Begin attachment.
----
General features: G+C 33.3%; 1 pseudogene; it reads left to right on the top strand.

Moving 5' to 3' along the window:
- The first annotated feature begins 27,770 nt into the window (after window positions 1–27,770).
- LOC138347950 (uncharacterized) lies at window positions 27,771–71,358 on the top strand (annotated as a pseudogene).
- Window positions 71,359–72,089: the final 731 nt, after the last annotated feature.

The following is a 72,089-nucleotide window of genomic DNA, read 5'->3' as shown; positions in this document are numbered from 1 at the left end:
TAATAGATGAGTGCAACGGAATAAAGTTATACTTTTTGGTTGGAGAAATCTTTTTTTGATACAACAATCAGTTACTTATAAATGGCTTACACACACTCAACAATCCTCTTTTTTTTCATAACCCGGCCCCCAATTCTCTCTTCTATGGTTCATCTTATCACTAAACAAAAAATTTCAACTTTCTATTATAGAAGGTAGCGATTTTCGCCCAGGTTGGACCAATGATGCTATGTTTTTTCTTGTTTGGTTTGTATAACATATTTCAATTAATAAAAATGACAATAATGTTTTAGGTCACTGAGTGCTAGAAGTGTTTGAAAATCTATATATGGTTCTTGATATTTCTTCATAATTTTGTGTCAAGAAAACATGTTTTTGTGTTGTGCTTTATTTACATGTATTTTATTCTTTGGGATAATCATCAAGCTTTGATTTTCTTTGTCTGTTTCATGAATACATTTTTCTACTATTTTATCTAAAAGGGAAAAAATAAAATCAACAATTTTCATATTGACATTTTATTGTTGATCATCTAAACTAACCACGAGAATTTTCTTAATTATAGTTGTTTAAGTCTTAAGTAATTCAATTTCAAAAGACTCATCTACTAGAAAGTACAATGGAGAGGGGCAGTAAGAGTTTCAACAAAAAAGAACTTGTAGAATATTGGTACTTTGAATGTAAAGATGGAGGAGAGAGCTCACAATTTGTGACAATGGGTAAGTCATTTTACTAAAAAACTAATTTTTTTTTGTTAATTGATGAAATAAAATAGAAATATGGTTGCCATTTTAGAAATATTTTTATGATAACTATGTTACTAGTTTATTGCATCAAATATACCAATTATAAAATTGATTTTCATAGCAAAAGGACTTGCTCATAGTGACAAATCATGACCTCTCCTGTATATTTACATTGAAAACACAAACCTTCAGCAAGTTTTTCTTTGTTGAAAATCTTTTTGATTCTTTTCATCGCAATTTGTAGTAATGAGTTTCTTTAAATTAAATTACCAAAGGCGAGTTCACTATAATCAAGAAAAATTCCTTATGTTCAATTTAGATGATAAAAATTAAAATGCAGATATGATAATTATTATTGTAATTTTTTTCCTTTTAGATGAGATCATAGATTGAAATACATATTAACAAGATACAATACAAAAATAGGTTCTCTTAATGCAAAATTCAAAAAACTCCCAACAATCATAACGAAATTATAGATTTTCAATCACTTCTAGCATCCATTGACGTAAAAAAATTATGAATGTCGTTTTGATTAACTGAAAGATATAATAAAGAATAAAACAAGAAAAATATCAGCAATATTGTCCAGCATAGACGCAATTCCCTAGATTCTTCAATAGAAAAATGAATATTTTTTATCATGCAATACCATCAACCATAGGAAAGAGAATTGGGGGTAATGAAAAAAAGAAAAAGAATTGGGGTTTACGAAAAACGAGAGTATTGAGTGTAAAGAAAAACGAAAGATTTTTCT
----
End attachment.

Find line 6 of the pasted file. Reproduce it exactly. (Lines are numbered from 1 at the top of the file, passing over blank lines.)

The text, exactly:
The following is a 72,089-nucleotide window of genomic DNA, read 5'->3' as shown; positions in this document are numbered from 1 at the left end: